David Rosenberg: Defensive Investments to Consider in a Bear Market

WealthTrack, Released on 5/19/23

David Rosenberg, a well-known economist, believes that the United States is in a recessionary bear market. He predicts that the S&P 500 will eventually bottom at 3100, and he has positioned his personal portfolio accordingly. Rosenberg’s predictions are based on his analysis of the Federal Reserve’s tightening cycle, which he believes will lead to a recession. He also points to the recent failures of Silicon Valley Bank, Signature Bank, and First Republic as evidence that the economy is weakening. Rosenberg’s views are in contrast to those of many other economists, who believe that the Federal Reserve can engineer a soft landing. However, Rosenberg’s track record suggests that he is worth listening to. In 2007, he predicted the subprime mortgage crisis, which turned into the Global Financial Crisis. Investors who are concerned about the economy should pay attention to Rosenberg’s predictions. They may want to consider reducing their equity exposure and increasing their cash holdings. Recessions & financial crises go hand in hand after Federal Reserve tightening cycles. Outspoken economist Dave Rosenberg sees evidence of both and advises defensive investments.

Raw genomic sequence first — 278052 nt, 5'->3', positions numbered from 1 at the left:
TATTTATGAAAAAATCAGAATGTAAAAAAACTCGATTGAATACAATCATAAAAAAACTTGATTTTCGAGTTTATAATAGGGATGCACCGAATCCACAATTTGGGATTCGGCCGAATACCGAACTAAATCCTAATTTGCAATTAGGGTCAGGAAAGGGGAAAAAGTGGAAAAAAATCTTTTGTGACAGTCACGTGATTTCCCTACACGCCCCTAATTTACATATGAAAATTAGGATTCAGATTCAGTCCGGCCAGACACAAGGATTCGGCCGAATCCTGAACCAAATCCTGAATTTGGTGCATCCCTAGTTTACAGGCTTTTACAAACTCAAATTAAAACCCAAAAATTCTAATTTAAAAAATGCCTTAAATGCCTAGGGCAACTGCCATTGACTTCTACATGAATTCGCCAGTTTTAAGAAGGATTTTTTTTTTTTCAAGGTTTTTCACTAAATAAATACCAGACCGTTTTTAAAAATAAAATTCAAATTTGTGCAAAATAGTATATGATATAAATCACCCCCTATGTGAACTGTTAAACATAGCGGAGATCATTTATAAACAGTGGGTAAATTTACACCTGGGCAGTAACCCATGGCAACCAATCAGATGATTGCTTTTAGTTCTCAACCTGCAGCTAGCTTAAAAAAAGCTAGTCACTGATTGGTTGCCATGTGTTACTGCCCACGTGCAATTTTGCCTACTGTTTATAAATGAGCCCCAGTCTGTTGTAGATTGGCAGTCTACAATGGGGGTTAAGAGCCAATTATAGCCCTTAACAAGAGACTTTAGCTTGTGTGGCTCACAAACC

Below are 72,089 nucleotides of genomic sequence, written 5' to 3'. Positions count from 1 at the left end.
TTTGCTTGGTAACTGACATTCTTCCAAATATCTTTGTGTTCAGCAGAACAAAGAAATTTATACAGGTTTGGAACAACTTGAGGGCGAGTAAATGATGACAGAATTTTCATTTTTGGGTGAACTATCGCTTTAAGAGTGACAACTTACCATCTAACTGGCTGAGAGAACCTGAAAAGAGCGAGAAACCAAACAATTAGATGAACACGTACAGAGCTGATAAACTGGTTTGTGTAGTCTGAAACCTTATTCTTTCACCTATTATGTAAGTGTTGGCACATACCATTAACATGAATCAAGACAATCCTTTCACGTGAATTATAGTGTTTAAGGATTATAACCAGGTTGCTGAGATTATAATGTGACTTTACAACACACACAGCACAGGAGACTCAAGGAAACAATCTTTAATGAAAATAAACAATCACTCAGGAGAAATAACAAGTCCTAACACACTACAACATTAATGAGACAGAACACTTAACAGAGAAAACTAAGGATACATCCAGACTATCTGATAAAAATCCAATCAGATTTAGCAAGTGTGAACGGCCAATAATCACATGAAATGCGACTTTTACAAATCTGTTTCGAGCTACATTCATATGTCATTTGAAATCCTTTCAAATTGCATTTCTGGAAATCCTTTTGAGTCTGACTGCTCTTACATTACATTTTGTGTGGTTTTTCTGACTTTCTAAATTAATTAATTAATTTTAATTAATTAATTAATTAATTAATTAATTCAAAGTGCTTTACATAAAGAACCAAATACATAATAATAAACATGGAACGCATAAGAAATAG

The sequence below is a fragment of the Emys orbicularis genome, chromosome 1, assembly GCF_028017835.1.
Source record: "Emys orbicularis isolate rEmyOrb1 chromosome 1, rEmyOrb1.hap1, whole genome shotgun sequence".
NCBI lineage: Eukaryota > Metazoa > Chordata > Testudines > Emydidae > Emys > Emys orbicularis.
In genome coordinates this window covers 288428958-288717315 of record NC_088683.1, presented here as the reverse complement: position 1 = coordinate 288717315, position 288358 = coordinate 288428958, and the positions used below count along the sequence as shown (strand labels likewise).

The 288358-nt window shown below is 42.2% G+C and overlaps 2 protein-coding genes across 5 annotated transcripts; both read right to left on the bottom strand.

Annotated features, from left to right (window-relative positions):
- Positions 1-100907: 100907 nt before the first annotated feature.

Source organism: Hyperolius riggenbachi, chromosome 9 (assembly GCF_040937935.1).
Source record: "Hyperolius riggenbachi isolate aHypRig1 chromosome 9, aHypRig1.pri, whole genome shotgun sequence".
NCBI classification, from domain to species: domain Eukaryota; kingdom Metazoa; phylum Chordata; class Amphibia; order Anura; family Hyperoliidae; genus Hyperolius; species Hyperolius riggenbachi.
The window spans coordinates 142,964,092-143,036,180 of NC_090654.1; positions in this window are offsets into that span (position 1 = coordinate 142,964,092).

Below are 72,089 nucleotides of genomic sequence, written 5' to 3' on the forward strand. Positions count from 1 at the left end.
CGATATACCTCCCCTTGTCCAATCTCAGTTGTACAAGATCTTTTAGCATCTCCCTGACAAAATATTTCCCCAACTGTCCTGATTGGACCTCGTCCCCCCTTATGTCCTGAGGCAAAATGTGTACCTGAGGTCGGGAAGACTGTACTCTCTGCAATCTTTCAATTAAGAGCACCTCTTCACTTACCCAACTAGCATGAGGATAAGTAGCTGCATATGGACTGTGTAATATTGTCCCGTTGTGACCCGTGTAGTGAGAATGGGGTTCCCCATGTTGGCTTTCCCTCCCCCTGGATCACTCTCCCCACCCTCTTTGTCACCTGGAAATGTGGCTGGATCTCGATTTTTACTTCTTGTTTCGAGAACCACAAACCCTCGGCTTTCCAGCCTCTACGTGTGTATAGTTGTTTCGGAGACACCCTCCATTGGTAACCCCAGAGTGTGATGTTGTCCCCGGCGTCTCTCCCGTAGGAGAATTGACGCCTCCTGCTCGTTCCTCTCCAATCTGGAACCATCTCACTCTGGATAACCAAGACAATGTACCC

David Rosenberg is the chief economist & strategist of Rosenberg Research & Associates, an economic consulting firm he established in January 2020. He received both a Bachelor of Arts and Masters of Arts degree in economics from the University of Toronto. Prior to starting his firm, he was Gluskin Sheff’s chief economist & strategist. Mr. Rosenberg was also chief North American economist at Bank of America Merrill Lynch in New York and prior thereto, he was a senior economist at BMO Nesbitt Burns and Bank of Nova Scotia. Mr. Rosenberg previously ranked first in economics in the Brendan Wood International Survey for Canada for seven straight years, was on the US Institutional Investor All American All Star Team for four years, and was ranked second overall in the 2008 survey.

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